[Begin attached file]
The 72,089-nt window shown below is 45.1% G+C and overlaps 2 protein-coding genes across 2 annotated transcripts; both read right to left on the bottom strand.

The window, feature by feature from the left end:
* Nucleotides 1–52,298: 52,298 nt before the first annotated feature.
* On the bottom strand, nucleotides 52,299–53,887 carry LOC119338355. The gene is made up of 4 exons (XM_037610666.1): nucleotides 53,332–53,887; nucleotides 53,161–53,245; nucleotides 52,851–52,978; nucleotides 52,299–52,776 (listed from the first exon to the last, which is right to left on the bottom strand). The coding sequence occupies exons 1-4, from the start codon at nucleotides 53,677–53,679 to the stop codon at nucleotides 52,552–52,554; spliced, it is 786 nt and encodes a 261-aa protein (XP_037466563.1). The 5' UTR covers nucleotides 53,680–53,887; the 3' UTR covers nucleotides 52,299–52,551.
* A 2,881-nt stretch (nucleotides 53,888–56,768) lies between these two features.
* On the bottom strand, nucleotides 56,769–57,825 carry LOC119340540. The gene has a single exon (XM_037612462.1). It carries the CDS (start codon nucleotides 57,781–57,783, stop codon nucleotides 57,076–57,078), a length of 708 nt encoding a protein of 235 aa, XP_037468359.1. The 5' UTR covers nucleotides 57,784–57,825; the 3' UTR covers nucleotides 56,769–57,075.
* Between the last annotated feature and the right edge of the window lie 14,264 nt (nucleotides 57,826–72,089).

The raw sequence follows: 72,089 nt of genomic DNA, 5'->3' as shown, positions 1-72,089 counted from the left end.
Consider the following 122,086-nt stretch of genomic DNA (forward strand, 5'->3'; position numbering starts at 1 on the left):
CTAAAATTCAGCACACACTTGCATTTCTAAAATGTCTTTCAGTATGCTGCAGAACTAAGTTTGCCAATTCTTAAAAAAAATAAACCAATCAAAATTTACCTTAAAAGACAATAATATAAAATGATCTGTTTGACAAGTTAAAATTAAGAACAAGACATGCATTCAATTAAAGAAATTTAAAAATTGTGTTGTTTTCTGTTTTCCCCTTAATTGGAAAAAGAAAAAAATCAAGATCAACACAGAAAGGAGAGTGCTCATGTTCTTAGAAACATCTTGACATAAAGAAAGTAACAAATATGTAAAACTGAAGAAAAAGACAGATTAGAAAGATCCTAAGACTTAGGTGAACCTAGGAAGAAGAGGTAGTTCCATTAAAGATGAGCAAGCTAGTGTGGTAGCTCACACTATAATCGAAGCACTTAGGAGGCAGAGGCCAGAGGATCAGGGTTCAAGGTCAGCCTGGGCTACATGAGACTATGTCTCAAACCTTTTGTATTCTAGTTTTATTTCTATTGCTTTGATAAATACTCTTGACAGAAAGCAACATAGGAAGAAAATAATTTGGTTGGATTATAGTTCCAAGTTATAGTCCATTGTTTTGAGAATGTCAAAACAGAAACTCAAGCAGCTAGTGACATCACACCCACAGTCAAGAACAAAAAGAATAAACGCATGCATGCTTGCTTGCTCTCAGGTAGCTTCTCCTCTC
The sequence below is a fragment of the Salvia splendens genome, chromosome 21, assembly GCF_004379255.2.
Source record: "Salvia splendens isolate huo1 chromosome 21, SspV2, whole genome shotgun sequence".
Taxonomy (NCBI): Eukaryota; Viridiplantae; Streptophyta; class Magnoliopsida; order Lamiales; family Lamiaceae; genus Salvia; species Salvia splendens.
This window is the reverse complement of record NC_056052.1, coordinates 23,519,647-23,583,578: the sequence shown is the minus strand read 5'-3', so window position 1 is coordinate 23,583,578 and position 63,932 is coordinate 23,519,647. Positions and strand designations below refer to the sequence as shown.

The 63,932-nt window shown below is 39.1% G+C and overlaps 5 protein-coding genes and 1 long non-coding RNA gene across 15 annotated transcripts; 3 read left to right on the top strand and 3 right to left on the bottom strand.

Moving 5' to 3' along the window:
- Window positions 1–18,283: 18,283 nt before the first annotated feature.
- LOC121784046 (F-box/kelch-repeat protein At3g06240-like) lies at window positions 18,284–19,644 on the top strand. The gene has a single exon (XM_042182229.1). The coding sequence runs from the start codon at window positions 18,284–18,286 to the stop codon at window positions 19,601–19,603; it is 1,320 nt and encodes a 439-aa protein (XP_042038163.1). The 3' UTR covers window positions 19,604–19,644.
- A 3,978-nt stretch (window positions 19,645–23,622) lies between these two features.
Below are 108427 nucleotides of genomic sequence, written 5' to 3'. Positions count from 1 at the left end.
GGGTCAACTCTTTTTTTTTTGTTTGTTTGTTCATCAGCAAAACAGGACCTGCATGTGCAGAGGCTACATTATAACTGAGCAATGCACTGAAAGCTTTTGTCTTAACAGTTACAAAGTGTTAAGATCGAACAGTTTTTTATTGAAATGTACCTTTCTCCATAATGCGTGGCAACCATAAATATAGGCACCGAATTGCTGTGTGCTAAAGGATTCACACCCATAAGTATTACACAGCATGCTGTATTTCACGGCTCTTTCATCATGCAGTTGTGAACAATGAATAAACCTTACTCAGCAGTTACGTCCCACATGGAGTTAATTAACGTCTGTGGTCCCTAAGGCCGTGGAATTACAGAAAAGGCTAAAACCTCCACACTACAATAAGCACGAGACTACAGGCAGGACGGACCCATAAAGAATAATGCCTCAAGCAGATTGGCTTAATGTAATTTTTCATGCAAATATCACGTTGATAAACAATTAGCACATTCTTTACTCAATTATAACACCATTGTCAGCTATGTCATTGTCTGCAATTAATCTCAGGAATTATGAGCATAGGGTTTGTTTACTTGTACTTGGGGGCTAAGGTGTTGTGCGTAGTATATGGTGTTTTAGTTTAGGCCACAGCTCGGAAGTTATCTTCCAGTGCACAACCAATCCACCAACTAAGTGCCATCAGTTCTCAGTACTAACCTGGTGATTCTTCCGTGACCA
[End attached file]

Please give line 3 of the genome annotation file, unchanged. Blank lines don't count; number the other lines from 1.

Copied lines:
* Nucleotides 1–52,298: 52,298 nt before the first annotated feature.